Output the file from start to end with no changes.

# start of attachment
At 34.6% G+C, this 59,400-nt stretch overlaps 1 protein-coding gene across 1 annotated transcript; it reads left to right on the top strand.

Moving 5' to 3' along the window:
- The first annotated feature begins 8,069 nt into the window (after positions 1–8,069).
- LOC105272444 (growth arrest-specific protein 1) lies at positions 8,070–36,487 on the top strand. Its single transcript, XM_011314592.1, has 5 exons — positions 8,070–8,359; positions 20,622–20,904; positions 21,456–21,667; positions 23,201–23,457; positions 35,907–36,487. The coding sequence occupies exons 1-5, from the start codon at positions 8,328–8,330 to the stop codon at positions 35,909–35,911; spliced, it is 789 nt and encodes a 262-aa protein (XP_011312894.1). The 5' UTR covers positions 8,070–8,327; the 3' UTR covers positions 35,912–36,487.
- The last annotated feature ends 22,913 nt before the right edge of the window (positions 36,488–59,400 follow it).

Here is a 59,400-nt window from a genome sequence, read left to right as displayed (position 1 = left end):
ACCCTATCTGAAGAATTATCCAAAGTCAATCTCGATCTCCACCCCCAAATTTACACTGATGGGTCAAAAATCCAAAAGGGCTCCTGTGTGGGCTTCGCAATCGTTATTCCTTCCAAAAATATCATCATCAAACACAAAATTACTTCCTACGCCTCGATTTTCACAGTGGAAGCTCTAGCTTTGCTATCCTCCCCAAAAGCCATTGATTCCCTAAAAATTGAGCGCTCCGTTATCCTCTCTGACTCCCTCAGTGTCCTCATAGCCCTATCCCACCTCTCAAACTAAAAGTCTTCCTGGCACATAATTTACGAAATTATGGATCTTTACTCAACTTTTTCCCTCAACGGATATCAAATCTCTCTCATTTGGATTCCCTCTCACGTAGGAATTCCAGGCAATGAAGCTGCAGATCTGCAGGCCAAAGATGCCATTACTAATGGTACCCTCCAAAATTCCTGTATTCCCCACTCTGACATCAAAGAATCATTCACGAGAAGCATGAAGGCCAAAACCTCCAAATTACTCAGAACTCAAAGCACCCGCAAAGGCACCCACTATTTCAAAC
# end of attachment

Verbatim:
At 34.6% G+C, this 59,400-nt stretch overlaps 1 protein-coding gene across 1 annotated transcript; it reads left to right on the top strand.

Moving 5' to 3' along the window:
- The first annotated feature begins 8,069 nt into the window (after positions 1–8,069).
- LOC105272444 (growth arrest-specific protein 1) lies at positions 8,070–36,487 on the top strand. Its single transcript, XM_011314592.1, has 5 exons — positions 8,070–8,359; positions 20,622–20,904; positions 21,456–21,667; positions 23,201–23,457; positions 35,907–36,487. The coding sequence occupies exons 1-5, from the start codon at positions 8,328–8,330 to the stop codon at positions 35,909–35,911; spliced, it is 789 nt and encodes a 262-aa protein (XP_011312894.1). The 5' UTR covers positions 8,070–8,327; the 3' UTR covers positions 35,912–36,487.
- The last annotated feature ends 22,913 nt before the right edge of the window (positions 36,488–59,400 follow it).

Here is a 59,400-nt window from a genome sequence, read left to right as displayed (position 1 = left end):
ACCCTATCTGAAGAATTATCCAAAGTCAATCTCGATCTCCACCCCCAAATTTACACTGATGGGTCAAAAATCCAAAAGGGCTCCTGTGTGGGCTTCGCAATCGTTATTCCTTCCAAAAATATCATCATCAAACACAAAATTACTTCCTACGCCTCGATTTTCACAGTGGAAGCTCTAGCTTTGCTATCCTCCCCAAAAGCCATTGATTCCCTAAAAATTGAGCGCTCCGTTATCCTCTCTGACTCCCTCAGTGTCCTCATAGCCCTATCCCACCTCTCAAACTAAAAGTCTTCCTGGCACATAATTTACGAAATTATGGATCTTTACTCAACTTTTTCCCTCAACGGATATCAAATCTCTCTCATTTGGATTCCCTCTCACGTAGGAATTCCAGGCAATGAAGCTGCAGATCTGCAGGCCAAAGATGCCATTACTAATGGTACCCTCCAAAATTCCTGTATTCCCCACTCTGACATCAAAGAATCATTCACGAGAAGCATGAAGGCCAAAACCTCCAAATTACTCAGAACTCAAAGCACCCGCAAAGGCACCCACTATTTCAAAC